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Reginald “Snowy” Baker at Hollywood Forever…

Sunday, August 10th, 2008




Reginald “Snowy” Baker





BORN: February 8, 1884, Surry Hills, Syndey, Australia

DIED: December 2, 1953, Hollywood, California

CAUSE OF DEATH: Cerebro-vascular disease

BURIAL: Hollywood Forever Cemetery, Colonnade, North Wall, T-3, N-11


By Allan R. Ellenberger


Reginald Leslie “Snowy” Baker was arguably Australia’s greatest all-round athlete. Called “Snowy” from childhood because of his very blond hair, he first gained international fame when he represented Australia in boxing at the Olympic Games in London in 1908. He also was an expert equestrian, footballer, wrestler, fencer, swimmer and diver. His other sports included water polo, sailing, soccer and Rugby.


He remains the only Australian to have represented the nation in three separate sports at the Olympic Games, and he played rugby union for Australia against the touring Great Britain team in 1904. In Australia he was a member of the famed Sydney Lancers, a military riding group.


At the London 1908 Olympics, Baker competed in the boxing, swimming and springboard diving, winning a Silver Medal in the middleweight boxing division after losing narrowly on points in a hard-fought encounter with Britain’s J.W.H.T. (“Johnny Won’t Hit Today”) Douglas. Baker’s Olympic boxing performance has been matched by only one other Australian – light-welterweight Grahame ‘Spike’ Cheney, who won silver in Seoul in 1988.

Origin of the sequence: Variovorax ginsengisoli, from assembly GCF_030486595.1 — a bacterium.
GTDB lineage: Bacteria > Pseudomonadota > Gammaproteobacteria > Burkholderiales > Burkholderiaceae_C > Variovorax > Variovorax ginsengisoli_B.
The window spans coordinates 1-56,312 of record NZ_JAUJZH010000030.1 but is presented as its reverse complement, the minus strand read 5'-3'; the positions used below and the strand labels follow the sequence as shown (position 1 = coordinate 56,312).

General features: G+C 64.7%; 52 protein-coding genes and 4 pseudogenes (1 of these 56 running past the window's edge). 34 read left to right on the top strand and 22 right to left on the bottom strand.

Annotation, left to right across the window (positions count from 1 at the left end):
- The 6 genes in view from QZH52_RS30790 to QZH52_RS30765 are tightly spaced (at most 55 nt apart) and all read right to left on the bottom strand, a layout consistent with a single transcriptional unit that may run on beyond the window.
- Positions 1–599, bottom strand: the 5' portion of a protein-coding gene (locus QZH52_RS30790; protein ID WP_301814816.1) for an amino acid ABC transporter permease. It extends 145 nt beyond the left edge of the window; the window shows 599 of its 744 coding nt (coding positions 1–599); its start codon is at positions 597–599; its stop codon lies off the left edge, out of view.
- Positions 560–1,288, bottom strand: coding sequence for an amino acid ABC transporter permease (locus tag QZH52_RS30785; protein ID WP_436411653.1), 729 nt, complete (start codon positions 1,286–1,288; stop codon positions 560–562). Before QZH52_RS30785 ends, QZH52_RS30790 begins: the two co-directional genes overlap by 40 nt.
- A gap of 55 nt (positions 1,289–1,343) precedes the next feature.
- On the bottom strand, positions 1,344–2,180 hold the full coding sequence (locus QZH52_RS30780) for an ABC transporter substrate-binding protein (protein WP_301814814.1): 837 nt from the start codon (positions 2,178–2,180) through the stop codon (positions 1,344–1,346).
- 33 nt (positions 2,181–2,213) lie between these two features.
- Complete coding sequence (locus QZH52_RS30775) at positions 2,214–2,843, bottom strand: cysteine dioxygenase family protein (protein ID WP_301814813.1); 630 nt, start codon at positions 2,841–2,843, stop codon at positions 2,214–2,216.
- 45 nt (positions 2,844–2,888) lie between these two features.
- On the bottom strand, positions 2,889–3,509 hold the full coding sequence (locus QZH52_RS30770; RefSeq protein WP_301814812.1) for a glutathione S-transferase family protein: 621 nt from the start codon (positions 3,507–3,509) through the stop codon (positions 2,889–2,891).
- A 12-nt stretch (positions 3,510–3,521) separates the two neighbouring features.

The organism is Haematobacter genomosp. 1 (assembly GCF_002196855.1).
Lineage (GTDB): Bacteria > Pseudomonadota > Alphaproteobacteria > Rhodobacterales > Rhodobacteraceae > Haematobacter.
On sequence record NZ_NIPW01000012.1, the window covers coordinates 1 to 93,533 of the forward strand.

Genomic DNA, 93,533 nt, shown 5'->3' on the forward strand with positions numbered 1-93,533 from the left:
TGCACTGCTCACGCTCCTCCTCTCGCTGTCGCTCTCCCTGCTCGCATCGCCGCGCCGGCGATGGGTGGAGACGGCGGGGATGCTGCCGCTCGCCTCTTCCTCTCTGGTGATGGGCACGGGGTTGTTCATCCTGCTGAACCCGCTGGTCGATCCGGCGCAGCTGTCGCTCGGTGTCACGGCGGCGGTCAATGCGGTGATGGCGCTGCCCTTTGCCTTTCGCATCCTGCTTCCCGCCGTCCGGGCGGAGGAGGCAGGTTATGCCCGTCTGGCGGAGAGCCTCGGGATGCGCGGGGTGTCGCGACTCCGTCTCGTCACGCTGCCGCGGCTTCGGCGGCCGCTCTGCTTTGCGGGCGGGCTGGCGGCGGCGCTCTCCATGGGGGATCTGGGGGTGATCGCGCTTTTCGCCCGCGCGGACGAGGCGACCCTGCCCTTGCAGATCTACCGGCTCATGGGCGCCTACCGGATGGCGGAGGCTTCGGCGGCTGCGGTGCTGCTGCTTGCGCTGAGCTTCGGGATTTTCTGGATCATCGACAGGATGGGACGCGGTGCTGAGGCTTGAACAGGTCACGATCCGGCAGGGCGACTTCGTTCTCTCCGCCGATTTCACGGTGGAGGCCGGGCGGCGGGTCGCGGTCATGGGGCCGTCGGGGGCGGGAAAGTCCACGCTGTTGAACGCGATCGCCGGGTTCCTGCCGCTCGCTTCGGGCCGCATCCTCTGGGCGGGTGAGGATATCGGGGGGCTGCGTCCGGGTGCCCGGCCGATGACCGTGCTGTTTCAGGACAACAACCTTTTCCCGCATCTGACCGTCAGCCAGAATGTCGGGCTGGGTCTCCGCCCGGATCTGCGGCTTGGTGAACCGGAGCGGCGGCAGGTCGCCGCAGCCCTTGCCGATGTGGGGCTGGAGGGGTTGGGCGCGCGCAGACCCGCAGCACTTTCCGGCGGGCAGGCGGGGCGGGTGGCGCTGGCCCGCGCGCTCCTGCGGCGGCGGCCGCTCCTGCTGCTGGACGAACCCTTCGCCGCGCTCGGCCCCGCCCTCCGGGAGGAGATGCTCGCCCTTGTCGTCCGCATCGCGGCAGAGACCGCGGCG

Baker and his wife came to the United States in 1920 and he became a friend of Douglas Fairbanks Sr., appearing in fourteen films and producing three of them. He was an expert boomerang thrower and bullwhip cracker, reportedly teaching the art to actor Lash LaRue. He at one time owned a string of ponies and taught many Hollywood celebrities the art of polo.


Baker had a varied post-Olympic career, most notably as a boxing referee, boxing promoter, entrepreneur, writer, actor, film-maker, and Hollywood stuntman. He performed stunts in the film National Velvet (1944) and reportedly taught Elizabeth Taylor how to ride a horse.


He was instrumental in creating the polo fields at the Riviera Country Club (Pacific Palisades) and became a director and major operating partner there for at least two decades. During the 1932 Olympics in Los Angeles, he was both Australia’s team attaché and a perceptive correspondent for the Sydney Referee


In 1951, Baker became ill and died two years later at age 69 of cerebro-vascular disease at his home at 226 N. Irving Boulevard. He was cremated and interred at Hollywood Cemetery. ‘Snowy’ Baker was survived by his wife Ethel and a step-daughter.



Reginald “Snowy” Bakers cremation urn at Hollywood Forever




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